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Benedict XVI's Homily at Chrism Mass

4/13/2006 - 3:50 AM PST

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"The Lord Makes Us Priests His Friends"

VATICAN CITY, APRIL 13, 2006 (Zenit) - Here is a translation of the homily Benedict XVI delivered this morning during the Chrism Mass, over which he presided in St. Peter's Basilica. In the course of the Mass, after the renewal of priestly promises, the oil of the catechumens, and of the sick, and the chrism were blessed.

* * *

Dear Brothers in the episcopate and priesthood,
Dear Brothers and Sisters,

Maundy Thursday is the day in which the Lord gave the Twelve the priestly duty to celebrate, with bread and wine, the sacrament of his Body and Blood until his return. Replacing the paschal lamb and all sacrifices of the Old Covenant with the gift of his Body and Blood, the gift of himself.

Thus the new worship is based on the fact that, above all, God gives us a gift, and we, filled with this gift, become his: Creation turns to the Creator. So the priesthood also became something new: It is no longer a question of descent, but it is an encountering of oneself in the mystery of Jesus Christ. He is always the One who gives and who draws us to himself. Only he can say: "This is my Body -- this is my Blood."

The mystery of the Church's priesthood lies in the fact that we, miserable human beings, in virtue of the sacrament are able to speak with his I: "in persona Christi." He wishes to exercise his priesthood through us. We recall this moving mystery, which touches us again in every celebration of the sacrament, in a very particular way on Maundy Thursday. Because the everyday does not spoil what is great and mysterious, we are in need of a similar specific remembrance, we are in need of a return to that hour in which he placed his hands on us and made us participants of this mystery.

Therefore, let us again reflect on the signs in which the sacrament was given to us. At the center is the very ancient gesture of the imposition of hands, with which he took possession of me saying: "You belong to me." But along with this, he also said: "You are under the protection of my hands. You are under the protection of my heart. You are kept in the palm of my hand and because of this, you find yourself in the vastness of my love. Remain in the space of my hands and give me yours."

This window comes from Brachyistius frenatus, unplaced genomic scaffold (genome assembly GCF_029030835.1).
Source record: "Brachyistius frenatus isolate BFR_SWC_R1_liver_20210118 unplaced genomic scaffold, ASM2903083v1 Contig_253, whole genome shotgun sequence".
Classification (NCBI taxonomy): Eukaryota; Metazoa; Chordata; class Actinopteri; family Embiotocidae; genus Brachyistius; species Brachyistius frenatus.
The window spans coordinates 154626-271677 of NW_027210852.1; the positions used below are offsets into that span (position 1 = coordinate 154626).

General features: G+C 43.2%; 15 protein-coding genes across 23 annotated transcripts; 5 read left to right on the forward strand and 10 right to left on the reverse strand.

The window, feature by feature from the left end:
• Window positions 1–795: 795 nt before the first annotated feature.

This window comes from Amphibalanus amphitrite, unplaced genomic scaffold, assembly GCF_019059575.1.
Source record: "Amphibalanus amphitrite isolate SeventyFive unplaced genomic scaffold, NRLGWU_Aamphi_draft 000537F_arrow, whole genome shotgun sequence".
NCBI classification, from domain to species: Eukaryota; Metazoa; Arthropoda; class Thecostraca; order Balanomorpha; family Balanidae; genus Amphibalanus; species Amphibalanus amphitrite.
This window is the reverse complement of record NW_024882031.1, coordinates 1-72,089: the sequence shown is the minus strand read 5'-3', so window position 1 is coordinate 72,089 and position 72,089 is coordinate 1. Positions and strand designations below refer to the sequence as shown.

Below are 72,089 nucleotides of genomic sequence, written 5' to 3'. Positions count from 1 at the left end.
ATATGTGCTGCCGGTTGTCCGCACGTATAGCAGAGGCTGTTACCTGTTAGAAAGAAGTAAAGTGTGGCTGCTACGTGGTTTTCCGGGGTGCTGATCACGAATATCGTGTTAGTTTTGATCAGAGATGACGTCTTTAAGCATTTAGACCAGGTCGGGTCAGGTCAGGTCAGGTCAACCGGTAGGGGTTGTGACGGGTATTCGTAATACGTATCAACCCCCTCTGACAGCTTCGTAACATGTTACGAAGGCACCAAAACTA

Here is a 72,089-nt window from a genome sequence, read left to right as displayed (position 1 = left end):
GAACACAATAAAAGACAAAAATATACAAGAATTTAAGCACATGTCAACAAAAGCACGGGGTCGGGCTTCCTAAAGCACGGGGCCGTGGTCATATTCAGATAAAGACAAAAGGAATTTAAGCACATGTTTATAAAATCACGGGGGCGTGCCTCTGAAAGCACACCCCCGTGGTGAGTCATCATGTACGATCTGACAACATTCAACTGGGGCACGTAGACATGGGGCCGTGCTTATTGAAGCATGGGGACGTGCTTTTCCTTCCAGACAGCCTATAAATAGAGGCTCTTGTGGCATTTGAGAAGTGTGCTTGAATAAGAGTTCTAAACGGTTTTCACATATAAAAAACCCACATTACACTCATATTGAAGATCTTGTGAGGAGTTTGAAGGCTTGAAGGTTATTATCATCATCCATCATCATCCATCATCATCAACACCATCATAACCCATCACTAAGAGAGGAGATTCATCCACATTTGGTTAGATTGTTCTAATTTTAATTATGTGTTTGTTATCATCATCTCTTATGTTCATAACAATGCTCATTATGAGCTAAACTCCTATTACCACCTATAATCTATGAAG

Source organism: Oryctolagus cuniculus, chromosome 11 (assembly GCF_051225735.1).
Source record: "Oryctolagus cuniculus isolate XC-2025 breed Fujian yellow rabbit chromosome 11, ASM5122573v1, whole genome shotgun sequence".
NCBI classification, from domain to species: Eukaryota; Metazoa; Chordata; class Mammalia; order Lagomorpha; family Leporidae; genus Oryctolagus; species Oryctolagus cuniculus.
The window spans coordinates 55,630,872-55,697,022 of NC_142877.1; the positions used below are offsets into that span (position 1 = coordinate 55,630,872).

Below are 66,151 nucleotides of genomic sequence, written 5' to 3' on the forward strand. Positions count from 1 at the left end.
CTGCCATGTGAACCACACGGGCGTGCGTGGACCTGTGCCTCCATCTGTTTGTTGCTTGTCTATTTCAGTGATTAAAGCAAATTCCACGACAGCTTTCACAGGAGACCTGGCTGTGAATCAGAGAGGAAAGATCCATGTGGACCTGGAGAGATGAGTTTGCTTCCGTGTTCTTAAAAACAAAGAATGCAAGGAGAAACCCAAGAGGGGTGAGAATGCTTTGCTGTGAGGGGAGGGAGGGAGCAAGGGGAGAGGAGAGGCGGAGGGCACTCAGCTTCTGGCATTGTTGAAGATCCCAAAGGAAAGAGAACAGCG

Let us remember, then that our hands were anointed with oil which is the sign of the Holy Spirit and of his strength. Why precisely the hands? Man's hand is the instrument of his action, it is the symbol of his capacity to face the world, to the point of "taking it in hand." The Lord has placed his hands on us and he now wants our hands so that they will become his hands in the world. He wants them to no longer be instruments to take things, men, the world for us, to reduce it to our possession, but that, instead, they transmit his divine touch, being at the service of his love.

He wishes them to be instruments of service and therefore expression of the mission of the whole person that makes himself his guarantor and takes him to men. If man's hands represent symbolically his faculties and, in general, technology as power to dispose of the world, now the anointed hands must be a sign of his capacity to give, of creativity in molding the world with love -- and for this we have need, without a doubt, of the Holy Spirit.

In the Old Testament anointing is the sign of the assumption of service: The king, prophet, priest does and gives more than that which comes from himself. In a certain sense, he is expropriated from himself in the function of a service, in which he places himself at the disposition of someone greater than himself.

If Jesus appears today in the Gospel as the Anointed One of God, the Christ, this means precisely that he acts by the mission of the Father in unity with the Holy Spirit and that, in this way, he gives the world a new royalty, a new priesthood, a new way of being prophet, who does not seek himself, but lives for him, in view of which the world was created. Let us place our hands again today at his disposition and let us ask him to always take us by the hand and guide us again.

In the sacramental gesture of the imposition of hands by the bishop, the Lord himself was imposing his hands on us. This sacramental sign reassume a whole existential course. On one occasion, like the first disciples, we encountered the Lord and heard his word: "Follow me!" Perhaps initially we followed him in a rather uncertain way, drawing back and wondering if it was really our way.

And at some point of the journey perhaps we had Peter's experience after the miraculous catch, we were, that is, struck by his grandeur, the greatness of the task and the insufficiency of our poor person, to the point of wanting to go back: "Depart from me, for I am a sinful man, O Lord!" (Luke 5:8). But then he, with great kindness, took us by the hand, drew us to himself ...

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